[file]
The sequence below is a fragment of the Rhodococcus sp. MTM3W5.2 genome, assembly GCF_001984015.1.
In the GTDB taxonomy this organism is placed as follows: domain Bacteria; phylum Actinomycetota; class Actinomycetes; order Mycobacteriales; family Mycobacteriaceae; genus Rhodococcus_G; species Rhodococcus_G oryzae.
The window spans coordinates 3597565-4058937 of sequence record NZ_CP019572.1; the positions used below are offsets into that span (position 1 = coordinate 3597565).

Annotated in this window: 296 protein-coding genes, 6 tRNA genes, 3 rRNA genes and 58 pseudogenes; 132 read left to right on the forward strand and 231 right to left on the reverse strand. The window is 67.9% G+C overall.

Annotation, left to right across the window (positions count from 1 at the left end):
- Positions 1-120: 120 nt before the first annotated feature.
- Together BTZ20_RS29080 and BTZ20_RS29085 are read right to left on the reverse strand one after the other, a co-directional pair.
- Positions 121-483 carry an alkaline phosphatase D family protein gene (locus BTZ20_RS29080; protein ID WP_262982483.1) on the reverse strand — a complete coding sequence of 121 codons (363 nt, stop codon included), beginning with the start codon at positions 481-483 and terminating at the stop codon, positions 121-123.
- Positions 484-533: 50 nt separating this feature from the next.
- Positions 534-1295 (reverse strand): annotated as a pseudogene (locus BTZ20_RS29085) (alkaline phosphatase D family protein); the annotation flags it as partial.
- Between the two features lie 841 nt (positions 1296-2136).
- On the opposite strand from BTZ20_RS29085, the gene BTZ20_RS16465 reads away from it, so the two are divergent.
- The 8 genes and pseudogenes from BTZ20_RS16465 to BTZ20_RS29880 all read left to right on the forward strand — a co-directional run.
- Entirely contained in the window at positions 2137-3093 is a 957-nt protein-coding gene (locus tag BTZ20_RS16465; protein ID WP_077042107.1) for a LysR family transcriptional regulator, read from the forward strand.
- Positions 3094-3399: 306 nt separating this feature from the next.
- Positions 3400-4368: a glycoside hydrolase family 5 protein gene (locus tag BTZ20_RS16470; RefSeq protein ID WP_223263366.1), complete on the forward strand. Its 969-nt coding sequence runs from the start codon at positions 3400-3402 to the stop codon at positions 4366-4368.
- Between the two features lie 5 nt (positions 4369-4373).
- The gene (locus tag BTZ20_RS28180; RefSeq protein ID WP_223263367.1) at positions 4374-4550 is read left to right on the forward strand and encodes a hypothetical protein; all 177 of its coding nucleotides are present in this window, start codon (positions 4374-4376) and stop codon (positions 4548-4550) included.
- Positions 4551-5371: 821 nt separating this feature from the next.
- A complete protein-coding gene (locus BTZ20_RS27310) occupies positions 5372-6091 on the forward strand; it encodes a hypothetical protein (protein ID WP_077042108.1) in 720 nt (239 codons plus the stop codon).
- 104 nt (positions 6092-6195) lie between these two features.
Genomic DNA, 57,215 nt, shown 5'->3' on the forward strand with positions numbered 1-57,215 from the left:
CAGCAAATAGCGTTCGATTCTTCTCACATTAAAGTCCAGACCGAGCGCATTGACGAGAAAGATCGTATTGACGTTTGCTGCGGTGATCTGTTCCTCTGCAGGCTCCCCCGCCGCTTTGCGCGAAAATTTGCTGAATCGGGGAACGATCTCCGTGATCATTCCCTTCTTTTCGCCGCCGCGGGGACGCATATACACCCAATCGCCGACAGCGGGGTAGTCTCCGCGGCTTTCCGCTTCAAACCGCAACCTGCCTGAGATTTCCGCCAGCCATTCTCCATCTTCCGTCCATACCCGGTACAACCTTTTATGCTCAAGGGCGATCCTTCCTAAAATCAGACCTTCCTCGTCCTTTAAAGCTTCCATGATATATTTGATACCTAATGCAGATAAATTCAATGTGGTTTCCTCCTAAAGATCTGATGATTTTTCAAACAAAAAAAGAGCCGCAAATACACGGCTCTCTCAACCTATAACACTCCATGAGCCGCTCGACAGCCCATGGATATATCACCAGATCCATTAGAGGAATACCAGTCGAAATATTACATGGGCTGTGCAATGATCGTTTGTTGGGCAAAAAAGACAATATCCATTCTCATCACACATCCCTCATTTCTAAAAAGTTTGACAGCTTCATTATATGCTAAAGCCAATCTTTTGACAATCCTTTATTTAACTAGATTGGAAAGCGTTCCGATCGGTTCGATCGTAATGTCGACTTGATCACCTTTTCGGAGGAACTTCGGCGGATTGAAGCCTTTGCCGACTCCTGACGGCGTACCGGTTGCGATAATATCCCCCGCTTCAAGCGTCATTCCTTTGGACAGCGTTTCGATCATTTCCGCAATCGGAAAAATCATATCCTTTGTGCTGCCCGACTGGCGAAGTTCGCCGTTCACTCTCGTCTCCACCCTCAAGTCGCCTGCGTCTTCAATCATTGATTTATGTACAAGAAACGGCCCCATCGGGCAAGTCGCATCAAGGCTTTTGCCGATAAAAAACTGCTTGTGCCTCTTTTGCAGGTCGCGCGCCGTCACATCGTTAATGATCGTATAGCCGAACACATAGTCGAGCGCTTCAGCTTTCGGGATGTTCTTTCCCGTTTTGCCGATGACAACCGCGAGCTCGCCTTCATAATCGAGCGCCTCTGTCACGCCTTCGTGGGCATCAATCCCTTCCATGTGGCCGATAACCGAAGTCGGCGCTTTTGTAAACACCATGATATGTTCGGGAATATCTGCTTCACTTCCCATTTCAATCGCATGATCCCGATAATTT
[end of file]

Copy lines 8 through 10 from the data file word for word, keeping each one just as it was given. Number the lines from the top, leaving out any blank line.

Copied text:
- Positions 121-483 carry an alkaline phosphatase D family protein gene (locus BTZ20_RS29080; protein ID WP_262982483.1) on the reverse strand — a complete coding sequence of 121 codons (363 nt, stop codon included), beginning with the start codon at positions 481-483 and terminating at the stop codon, positions 121-123.
- Positions 484-533: 50 nt separating this feature from the next.
- Positions 534-1295 (reverse strand): annotated as a pseudogene (locus BTZ20_RS29085) (alkaline phosphatase D family protein); the annotation flags it as partial.